Having spent time in the Ninewells Garden during a Butterfly Conservation identification workshop I saw first-hand the amazing array of plants provided for the insects that use this fabulous Tayside resource. But don’t just take my word for it. 

Helena explains some of the help the gardens have had in their quest to provide for people and pollinators, “We were lucky enough to be given wildflower seeds from “Seeds of Hope Scotland” through Bonny Dundee which we planted during lockdown to brighten up the area opposite the main garden gate. We also have been providing online workshops in collaboration with PLANT in Tayport, Strathkinness Community garden and Yellow Wellies Gardening. In the gardening for wildlife workshop emphasis was on the importance of providing habitat and food for the whole lifecycle of wildlife including pollinators.”

If you have a moment I’d thoroughly recommend Ninewells Garden’s blog on Gardening for Wildlife.

In a newsletter update for Keep Scotland Beautiful Helena reflected further on recent activity: “As always there has been lots going on in the garden — bees buzzing, birds feeding, squirrels jumping and a few more volunteers back to the garden each week. We are limiting the number of volunteers in the garden to a maximum of 5 at a time, with volunteers bringing their own drinks and snack and the indoor spaces are still closed. But despite these limitations, everyone is enjoying the time spent in the garden”

“We are still running the online workshops, keep an eye open on facebook @ https://www.facebook.com/ninewellsgarden/  for the next ones and catch up with the previous workshops. The garden is producing loads of courgettes just now, we’ve been able to give them to our volunteers, offer some for a donation and still have had enough to pass on our extra courgettes (nearly marrows) to the West End Community Fridge.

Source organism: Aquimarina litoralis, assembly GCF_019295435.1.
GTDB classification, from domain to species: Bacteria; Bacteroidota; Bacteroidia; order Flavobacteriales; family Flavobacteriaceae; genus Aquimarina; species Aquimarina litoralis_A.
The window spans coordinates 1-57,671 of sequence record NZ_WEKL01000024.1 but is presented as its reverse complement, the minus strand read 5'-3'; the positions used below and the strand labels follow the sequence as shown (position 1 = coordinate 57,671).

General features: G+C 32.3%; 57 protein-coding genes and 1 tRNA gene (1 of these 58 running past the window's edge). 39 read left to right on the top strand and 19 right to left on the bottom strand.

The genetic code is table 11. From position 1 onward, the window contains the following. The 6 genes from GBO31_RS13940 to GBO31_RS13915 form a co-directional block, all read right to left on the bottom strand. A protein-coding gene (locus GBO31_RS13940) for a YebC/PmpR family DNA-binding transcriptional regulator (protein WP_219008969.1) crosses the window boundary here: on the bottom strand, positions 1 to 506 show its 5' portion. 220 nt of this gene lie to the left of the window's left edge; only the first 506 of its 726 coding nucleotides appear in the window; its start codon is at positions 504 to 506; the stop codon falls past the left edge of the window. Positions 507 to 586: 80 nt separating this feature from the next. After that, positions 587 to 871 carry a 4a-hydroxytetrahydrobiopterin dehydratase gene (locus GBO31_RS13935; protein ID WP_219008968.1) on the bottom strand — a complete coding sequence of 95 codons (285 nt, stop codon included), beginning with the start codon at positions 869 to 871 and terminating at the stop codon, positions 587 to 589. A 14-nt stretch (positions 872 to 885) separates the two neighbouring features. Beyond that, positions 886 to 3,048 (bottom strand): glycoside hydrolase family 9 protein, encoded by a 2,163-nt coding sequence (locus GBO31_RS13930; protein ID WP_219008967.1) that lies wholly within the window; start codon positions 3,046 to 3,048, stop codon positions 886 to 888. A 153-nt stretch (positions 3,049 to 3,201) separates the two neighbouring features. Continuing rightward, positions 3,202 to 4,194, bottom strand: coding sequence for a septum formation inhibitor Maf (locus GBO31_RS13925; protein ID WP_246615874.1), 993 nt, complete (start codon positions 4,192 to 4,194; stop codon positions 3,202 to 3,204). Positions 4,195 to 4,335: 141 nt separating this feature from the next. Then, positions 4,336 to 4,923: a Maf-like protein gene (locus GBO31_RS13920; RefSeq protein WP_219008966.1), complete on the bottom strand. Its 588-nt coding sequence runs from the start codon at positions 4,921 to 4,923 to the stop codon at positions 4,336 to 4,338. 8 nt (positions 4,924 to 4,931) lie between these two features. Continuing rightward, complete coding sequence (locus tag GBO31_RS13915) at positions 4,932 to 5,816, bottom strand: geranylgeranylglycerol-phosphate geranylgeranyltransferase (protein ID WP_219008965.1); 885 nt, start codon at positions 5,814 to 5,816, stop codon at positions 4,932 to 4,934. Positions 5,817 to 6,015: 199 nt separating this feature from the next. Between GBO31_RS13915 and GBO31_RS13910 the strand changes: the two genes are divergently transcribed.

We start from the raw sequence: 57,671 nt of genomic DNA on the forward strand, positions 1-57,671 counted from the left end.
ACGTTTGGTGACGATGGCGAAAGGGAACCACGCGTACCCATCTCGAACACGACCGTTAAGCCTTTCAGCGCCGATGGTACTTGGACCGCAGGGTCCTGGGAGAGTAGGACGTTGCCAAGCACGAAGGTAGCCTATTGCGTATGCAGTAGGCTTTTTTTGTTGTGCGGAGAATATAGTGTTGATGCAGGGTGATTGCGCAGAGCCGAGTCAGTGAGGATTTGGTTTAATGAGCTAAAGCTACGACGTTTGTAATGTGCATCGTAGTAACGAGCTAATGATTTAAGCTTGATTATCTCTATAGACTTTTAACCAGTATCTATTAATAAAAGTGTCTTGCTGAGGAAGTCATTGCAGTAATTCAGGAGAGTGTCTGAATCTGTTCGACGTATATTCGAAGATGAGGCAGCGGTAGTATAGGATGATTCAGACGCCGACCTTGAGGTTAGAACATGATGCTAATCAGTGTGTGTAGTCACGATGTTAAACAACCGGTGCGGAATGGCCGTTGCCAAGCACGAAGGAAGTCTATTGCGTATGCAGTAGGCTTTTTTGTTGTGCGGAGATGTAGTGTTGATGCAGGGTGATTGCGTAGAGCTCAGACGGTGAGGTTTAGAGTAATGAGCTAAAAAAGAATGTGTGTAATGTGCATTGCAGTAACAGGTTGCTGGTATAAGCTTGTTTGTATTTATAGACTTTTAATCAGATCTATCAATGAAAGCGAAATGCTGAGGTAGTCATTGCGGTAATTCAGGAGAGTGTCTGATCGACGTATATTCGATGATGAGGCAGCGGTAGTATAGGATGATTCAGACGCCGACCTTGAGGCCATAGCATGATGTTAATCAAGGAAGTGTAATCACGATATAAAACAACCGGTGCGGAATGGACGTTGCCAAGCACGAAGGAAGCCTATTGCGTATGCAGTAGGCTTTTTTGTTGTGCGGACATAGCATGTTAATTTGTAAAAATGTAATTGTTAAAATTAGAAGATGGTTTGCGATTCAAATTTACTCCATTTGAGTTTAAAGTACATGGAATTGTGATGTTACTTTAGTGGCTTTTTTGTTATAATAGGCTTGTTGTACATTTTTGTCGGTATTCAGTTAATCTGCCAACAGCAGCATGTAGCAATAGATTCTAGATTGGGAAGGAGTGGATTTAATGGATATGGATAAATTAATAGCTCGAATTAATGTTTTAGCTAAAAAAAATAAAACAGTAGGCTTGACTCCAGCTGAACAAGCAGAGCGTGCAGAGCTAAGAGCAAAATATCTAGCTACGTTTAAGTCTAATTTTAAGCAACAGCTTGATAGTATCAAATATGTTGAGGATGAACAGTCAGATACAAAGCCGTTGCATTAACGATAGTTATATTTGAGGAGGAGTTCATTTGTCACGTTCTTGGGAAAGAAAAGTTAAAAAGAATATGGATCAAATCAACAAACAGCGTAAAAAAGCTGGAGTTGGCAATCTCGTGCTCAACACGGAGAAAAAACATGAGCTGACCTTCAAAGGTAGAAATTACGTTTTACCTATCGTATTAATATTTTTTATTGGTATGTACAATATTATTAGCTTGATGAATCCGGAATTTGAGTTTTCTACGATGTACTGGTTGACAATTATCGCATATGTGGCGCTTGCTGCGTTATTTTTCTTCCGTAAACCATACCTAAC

“Pop into the garden on a Monday, Tuesday, Thursday or Friday to see what we have available by the plant stall or speak to a facilitator. There are also lots of plants available for a donation. If it’s flowers you are after, one of our Trustees has kindly been bringing us sweet peas tied in bunches and will continue to do so on a Monday as long as the sweet peas keep on flowering.

For the moment things aren’t running along normal lines for the Community Garden. Sadly the quirky leaf-shaped, eco-friendly visitor centre, a particular highlight, is out of bounds.  But despite the loss of that architectural gem (and the cosy fire and tea breaks it hosted) there is still a warm welcome awaiting.

The Garden accepts referrals from GPs and occupational therapists and is increasingly providing support to more conventional treatments. That’s a key element of the good work here, for it is one thing to acknowledge that gardening is good for people, but in doing so the necessary follow up is to have space where people can actually garden. The Community Garden fills that need.

Nobody knows for sure where Covid-19 will take us. However, one thing we can be sure of is that the pandemic has created a new appreciation of the power and value of good greenspaces, of being in nature, and the power of growing.  In 2011 The British Medical Association emphasised their belief that good hospital design should recognise the important therapeutic role of gardens. A clear case of a ‘natural health service’ backing our cherished National Health Service.

The team at Ninewells Community Garden have recognised nature’s healing benefits all along, and their tireless efforts are a welcome boost in challenging times.